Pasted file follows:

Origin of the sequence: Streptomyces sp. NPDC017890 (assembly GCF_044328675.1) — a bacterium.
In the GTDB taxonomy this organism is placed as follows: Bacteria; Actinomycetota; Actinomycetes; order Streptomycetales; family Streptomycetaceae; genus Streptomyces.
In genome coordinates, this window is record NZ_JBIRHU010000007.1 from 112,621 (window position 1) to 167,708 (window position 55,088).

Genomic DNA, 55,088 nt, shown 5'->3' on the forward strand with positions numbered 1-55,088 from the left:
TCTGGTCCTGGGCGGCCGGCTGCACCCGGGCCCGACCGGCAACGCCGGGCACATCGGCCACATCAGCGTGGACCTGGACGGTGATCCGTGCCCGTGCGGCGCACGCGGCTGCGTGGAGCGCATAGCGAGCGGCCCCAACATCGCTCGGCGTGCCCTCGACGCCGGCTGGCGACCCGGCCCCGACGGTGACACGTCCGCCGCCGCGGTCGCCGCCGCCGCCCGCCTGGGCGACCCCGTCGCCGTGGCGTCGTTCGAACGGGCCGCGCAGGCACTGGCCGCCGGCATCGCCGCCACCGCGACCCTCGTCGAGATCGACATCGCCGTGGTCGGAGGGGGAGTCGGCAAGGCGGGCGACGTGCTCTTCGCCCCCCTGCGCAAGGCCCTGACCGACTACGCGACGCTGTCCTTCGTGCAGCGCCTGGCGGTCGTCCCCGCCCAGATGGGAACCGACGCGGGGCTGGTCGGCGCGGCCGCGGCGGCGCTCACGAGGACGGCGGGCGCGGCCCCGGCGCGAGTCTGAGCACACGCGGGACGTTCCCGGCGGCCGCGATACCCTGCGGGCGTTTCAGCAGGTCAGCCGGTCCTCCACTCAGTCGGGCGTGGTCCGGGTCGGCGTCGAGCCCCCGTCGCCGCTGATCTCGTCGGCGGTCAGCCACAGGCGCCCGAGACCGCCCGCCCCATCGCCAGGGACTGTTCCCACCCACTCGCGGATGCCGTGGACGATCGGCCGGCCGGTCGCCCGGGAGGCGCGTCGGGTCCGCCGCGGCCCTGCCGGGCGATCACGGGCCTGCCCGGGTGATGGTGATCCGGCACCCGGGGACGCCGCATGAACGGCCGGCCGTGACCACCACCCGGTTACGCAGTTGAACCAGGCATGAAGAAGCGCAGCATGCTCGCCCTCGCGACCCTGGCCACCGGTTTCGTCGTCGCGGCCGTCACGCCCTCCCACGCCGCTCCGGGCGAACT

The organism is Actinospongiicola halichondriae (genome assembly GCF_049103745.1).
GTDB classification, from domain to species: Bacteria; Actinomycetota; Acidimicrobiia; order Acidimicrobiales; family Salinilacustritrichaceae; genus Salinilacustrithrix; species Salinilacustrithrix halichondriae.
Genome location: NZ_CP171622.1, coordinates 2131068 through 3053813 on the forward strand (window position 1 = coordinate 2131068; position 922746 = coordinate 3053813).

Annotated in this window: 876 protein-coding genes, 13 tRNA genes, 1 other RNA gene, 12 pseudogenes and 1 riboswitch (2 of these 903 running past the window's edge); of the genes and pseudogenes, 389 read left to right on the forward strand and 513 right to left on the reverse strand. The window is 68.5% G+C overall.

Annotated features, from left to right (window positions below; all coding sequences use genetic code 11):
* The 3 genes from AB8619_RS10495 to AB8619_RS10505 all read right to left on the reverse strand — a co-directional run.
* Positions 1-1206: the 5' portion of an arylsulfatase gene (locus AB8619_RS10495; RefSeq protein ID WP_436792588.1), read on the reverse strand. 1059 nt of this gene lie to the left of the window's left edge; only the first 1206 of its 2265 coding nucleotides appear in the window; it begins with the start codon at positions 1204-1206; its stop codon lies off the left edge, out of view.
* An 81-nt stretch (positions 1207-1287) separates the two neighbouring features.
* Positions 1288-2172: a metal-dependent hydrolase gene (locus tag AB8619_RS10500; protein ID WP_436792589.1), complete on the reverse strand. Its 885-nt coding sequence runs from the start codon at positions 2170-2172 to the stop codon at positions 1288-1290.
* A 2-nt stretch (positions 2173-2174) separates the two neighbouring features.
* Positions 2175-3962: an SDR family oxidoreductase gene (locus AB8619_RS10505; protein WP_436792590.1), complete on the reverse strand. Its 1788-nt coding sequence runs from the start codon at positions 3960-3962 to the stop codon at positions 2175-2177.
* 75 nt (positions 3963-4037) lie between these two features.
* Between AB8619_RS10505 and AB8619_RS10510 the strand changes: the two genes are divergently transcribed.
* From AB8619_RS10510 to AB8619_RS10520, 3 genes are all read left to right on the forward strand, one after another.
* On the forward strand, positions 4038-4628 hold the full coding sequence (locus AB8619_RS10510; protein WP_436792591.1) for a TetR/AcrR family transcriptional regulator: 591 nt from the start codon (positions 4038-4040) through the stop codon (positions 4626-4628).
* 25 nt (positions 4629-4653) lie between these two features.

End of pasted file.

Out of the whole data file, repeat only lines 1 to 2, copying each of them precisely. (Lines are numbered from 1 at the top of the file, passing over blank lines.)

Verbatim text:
Origin of the sequence: Streptomyces sp. NPDC017890 (assembly GCF_044328675.1) — a bacterium.
In the GTDB taxonomy this organism is placed as follows: Bacteria; Actinomycetota; Actinomycetes; order Streptomycetales; family Streptomycetaceae; genus Streptomyces.